In Treatment - Gina, week 2

Paul opens the door and sees Kate who has an envelope of financial aid material for Rosie. They start to have a spat. Paul asks her please not to come to his therapist's again. Tammy comes out again and they greet. She apologizes for interrupting last week.

Paul starts mentioning Tammy and Gina says they can't talk about that. Paul says he cannot be in therapy with her now. Gina says she is sorry but she respects his decision. She gets up to go and says he can stay there till the kids arrive. Paul looks unhappy. Gina asks if he wanted her to argue with him. He wants an hour of conversation, that he will pay her. She says she doesn't charge for conversation. Paul wants her to stay and talk. Paul starts to complain about his week. He looks miserable. Gina says okay, just for a few minutes.

He mentions he thought about Tammy Kent when they were 17 and wonders why he did that. Gina says he could work on that in therapy. He tells her that the lawyers are deposing Laura this week. Gina asks if he is worried that she will try to get back at him. Paul says he doesn't want to talk about his past because it his present that is causing him problems. Gina says it occurs to her that he thinks about Tammy because there is something incomplete from that period in his life when his father left his mother and when she died.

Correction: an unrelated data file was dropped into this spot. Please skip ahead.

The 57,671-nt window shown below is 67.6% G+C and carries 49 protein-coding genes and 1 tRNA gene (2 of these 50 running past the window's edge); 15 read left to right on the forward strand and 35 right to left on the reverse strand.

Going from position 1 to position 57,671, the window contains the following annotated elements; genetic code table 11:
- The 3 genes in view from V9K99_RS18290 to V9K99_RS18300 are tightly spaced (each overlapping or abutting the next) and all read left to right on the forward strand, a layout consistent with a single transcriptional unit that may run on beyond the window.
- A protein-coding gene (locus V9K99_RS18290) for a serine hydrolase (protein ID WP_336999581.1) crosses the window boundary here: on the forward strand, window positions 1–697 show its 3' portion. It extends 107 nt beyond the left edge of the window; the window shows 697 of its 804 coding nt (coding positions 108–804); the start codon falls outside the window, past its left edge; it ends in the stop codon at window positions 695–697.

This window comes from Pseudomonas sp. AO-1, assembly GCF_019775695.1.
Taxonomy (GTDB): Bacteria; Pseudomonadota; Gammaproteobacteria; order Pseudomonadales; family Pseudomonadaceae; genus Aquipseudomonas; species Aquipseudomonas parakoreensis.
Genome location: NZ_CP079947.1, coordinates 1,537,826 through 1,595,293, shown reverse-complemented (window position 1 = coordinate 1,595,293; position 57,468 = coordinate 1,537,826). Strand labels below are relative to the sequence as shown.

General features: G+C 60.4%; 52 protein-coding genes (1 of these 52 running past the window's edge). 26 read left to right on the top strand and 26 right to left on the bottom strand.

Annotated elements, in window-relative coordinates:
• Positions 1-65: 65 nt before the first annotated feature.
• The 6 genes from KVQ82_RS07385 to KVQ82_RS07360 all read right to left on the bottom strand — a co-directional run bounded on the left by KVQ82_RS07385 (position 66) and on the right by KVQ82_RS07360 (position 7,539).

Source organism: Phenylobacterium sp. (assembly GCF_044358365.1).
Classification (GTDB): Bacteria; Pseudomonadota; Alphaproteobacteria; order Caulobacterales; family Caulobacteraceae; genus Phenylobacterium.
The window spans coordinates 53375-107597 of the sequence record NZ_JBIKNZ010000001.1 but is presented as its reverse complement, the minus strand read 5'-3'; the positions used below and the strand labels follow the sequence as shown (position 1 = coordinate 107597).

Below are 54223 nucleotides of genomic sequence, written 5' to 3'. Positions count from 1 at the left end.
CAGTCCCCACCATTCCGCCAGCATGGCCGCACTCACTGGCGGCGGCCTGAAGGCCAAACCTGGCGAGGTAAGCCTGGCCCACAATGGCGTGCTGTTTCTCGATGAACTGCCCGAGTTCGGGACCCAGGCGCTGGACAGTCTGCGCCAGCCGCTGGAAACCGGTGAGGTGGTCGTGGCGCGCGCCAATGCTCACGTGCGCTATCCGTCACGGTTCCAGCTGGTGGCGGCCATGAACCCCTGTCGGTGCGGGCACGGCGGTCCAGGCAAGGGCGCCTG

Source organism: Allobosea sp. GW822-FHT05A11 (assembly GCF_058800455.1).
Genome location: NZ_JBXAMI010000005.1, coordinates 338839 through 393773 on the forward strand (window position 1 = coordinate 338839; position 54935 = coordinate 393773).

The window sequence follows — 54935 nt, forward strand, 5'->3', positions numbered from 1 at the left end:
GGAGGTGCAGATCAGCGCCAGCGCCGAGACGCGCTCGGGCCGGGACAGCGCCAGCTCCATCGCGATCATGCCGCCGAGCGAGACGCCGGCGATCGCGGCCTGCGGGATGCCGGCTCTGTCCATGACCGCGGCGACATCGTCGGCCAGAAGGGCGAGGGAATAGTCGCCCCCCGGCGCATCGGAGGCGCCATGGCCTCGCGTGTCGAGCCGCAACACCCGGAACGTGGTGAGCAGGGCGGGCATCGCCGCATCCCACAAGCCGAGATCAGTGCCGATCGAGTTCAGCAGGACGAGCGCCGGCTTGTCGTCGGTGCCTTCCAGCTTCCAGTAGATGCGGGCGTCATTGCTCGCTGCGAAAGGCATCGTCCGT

Gina asks Paul if he thinks that Alex decided that instead of fighting his guilt any further he would just let go. Paul nods. Gina says she doesn't think Paul has no fight left in him, that if he would he could do the work and put it to rest. He says he knows he wouldn't do the work, he would just start drinking too much. Paul wonders why he does this, why he comes there to fight with her to not be in therapy. Gina says she thought about whether she could treat them both. She says if she treats both of them there must be rules, and asks what rules he would expect. He says they would have to know they cannot expect to be told anything about the other. That they both saw her would have to be an open secret -- known but not talked about. Gina asks him if he was able to do that with Laura and Alex. He says that is different because their affair was about him. Paul realizes Alex slept with Laura to show him how self-destructive he could be and Paul didn't see that at the time. Gina says he can see why she needs to be neutral. Paul says nothing will happen with Tammy until or unless they are no longer patients. Gina says she will not mention what he just told her in the deposition. She asks if he wants to proceed. He says yes.